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The Rubik’s Cube is a popular 3D puzzle game in the shape of a cube. It was invented in 1974 by Ernő Rubik, a Hungarian professor of Architecture. Each face of a Rubik’s cube is composed of smaller cubes that twist and turn. The goal of the puzzle is to solve the cube so that each face presents with one solid color – white, red, blue, orange, green, and yellow.
Since its inception, numerous variations and designs have been developed. The modifications include changes in the size, color, number of moving units, and medium. Today, there are multiple types of Rubik’s cubes available, and new ones are constantly developed for both commercial and research purposes.
Types of Rubik’s cubes
One can broadly classify cubes into hardware-based and software-based, with a few like GoCube adopting a hybrid model.
- Hardware-based cubes are a physical cube that are solved using one’s fingers.
- Software-based cubes use electronic input via keyboard, mouse, or a touchscreen to solve cubes that are digital in nature.
- Hybrid cubes are physical cubes that are connected to a software-based application that can be accessed on a smart device such as a smartphone or tablet.
Types of hardware-based Rubik’s cubes
Although the original Rubik’s cube has a 3x3x3 configuration, there have been other sizes inspired by it. Here are a few:
- The Pocket Cube, also known as the Mini Cube, is a 2x2x2 Rubik’s Cube with a total of eight pieces. It is a smaller variant of the standard Rubik’s Cube and is easier to solve.
- The standard 3x3x3 cube is also known as the size 3 cube and is the original cube designed by Ernő Rubik.
- The 4x4x4 cube is known as Size 4 cube or the Rubik’s Revenge, most probably alluding to its difficulty and complexity.
- The 5x5x5 cube is often referred to as the Professor’s Cube, which suggests the Size 5 is definitely harder than usual cubes to solve.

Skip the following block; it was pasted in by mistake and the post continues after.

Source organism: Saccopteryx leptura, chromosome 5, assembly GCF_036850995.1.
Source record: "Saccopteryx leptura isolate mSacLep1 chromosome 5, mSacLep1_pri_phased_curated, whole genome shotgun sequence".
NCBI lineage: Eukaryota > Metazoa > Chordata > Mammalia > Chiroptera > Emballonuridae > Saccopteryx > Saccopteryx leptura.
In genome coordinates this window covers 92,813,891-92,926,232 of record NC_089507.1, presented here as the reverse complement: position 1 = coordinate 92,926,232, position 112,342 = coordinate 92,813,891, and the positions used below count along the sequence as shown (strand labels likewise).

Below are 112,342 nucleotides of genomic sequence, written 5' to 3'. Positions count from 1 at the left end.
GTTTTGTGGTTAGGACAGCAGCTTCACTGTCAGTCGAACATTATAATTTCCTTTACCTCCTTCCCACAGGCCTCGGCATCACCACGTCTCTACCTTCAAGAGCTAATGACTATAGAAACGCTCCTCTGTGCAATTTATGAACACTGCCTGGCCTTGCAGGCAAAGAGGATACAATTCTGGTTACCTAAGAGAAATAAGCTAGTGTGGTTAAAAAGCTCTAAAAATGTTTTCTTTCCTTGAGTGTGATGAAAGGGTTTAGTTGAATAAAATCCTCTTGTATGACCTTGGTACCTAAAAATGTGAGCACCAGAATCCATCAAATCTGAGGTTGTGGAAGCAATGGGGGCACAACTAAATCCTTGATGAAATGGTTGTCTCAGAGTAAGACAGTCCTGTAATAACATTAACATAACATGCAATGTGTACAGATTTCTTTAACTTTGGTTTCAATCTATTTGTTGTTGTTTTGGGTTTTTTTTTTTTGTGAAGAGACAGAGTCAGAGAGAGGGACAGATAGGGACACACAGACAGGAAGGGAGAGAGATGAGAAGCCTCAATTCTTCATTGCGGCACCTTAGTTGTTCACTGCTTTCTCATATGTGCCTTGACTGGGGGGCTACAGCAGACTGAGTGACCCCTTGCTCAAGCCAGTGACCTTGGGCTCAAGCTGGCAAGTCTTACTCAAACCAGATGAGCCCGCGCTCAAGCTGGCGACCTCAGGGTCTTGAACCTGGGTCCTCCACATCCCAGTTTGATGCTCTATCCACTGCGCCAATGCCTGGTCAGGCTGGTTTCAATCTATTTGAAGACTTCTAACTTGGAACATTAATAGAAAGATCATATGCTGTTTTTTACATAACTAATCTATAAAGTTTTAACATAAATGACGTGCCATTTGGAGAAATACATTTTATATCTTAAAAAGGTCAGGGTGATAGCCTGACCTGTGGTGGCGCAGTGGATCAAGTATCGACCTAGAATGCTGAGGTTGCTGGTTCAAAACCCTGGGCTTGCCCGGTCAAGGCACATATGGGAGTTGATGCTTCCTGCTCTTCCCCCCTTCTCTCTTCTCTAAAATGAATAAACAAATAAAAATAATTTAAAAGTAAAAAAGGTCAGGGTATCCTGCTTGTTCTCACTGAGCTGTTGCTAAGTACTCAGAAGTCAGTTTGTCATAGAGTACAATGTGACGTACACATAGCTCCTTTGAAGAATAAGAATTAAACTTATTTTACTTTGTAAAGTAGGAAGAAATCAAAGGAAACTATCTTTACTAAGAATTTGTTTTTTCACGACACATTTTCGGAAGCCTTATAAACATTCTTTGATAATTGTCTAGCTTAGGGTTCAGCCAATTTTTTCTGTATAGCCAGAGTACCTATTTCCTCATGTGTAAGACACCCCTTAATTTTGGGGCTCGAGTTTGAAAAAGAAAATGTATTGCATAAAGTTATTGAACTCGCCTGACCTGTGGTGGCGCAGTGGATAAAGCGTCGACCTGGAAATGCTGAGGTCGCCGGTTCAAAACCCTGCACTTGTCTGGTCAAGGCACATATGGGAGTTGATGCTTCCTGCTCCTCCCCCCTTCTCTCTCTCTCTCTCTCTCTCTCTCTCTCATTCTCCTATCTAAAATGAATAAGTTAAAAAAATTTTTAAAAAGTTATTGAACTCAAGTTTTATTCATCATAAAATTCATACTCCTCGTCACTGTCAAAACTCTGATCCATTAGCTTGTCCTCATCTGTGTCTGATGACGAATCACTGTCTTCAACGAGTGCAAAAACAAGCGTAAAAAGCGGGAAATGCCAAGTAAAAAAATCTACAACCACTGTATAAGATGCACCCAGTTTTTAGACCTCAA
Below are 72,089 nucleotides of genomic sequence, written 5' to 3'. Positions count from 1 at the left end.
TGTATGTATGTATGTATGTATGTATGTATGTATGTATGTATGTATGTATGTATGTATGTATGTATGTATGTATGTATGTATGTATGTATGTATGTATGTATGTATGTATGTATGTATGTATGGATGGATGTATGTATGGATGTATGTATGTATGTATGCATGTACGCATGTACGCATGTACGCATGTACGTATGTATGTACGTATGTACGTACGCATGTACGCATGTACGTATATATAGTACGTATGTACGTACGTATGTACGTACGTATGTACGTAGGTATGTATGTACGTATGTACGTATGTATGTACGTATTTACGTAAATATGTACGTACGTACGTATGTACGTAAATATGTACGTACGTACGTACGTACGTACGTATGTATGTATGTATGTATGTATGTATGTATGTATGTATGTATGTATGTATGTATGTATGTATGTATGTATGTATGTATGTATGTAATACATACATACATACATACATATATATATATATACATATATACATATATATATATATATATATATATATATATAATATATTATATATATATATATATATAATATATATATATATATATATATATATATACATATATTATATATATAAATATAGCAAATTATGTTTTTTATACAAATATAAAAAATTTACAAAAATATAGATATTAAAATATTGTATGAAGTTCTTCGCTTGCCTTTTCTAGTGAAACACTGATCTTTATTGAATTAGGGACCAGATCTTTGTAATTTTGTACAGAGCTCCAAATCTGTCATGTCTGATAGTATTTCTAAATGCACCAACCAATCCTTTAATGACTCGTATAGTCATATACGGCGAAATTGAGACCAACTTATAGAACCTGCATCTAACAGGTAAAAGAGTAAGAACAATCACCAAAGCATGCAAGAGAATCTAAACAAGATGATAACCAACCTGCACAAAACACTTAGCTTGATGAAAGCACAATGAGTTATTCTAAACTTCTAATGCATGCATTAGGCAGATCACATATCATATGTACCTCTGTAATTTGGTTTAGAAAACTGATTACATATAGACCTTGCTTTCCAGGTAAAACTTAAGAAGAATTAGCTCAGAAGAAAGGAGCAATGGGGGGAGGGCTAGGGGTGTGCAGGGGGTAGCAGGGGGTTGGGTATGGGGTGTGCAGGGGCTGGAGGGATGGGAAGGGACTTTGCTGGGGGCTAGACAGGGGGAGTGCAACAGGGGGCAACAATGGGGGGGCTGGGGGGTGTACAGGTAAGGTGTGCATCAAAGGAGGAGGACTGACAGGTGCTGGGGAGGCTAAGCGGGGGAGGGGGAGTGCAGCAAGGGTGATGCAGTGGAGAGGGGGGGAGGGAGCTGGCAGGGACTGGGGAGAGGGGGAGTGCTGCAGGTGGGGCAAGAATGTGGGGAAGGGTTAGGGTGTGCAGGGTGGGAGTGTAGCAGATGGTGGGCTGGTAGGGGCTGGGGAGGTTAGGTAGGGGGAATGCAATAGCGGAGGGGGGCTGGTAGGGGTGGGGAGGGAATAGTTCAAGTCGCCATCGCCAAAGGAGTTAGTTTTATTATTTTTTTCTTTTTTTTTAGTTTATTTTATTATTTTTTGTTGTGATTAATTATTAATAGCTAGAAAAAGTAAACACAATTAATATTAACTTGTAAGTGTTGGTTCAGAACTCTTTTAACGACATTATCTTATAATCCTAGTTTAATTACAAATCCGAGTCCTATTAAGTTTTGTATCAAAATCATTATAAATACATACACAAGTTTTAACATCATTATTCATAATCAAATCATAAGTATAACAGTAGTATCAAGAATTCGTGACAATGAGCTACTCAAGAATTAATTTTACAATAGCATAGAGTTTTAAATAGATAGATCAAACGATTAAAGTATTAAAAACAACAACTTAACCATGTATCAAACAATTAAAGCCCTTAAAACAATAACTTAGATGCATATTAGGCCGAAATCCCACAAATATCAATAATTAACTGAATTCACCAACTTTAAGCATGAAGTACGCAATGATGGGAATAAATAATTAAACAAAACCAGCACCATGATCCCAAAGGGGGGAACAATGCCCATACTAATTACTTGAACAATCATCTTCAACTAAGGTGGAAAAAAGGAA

- The 6x6x6 cube or the Size 6 cube is called the V-Cube 6, while the 7x7x7 cube or the Size 7 cube is known as the V-Cube 7.
- There are larger cubes ranging from 13x13x13 to 17x17x17, and even 33x33x33. At the moment, 19x19x19 is the largest mass-produced cube available commercially.
Odd-shaped twisty puzzles
The term “twisty puzzle” refers to oddly shaped puzzles that are inspired by the Rubik’s cube. They are not cubes, but shaped differently but like the Rubik’s Cube need to be twisted and turned to be solved. Some of them include the Pyramix in the shape of a pyramid, the Skewb which only turns at the corners, and the Megaminx in the shape of a dodecahedron. There are innumerable shapes, sizes, moves, and algorithms for puzzle lovers out there.
There are multiple video games, online and mobile applications, and even emulators that help players solve cubes and other twisty puzzles on a computer or a smart device. These puzzles are available as digital cubes and twisty puzzles and have a dizzying number of moves, twists, colors, sizes, and shapes.
There are large cube simulators for cubes up to Size 100+. However, these simulators cannot be solved on all kinds of screens or monitors due to pixel limitations. Visual perception places limitations as well. As a result, although it is theoretically possible to create infinitely large cubes and other complex twisty puzzles, both hardware and human limitations render them impractical.
Hybrid cubes such as the GoCube make use of both a physical cube and a corresponding software application, usually on a mobile device. Users can twist and manipulate the physical cube, while it syncs the data to the application, where it can be tracked or shared with others.
GoCube comes with social networking features as well, so that players can connect with other cubers across the world. An application installed on the user’s smart device tracks and simulates the cuber’s moves in real-time, which can be viewed on a smart device. It gives a detailed analysis of the player’s skill levels.
3D printed cubes
Designers have begun to experiment with 3D printers to print variations of the Rubik’s Cube, as they open the possibilities to endless twisty puzzle combinations. Some of the notable 3D printed twisty puzzle designs include the rexoctahedron3 and the current world record holder, the 22 x 22 Rubik’s Cube by core puzzle. 3D printing technology also improves the user experience of the cube by eliminating various speed-reducing factors.
Rubik’s cubes come in different shapes, sizes, and platforms
The Rubik’s cube continues to inspire a range of physical cubes, digital cubes, and twisty puzzles today. Physical puzzles inspired by the Rubik’s cube come in various shapes, sizes, and configurations. Software cubes allow users to solve puzzles on a computer or a mobile phone, while hybrid cubes such as GoCube make use of a physical cube that syncs with a corresponding mobile application to track data and connect with other users.
In short, there are just too many Rubik’s cubes and twisty puzzles available today to make a comprehensive list.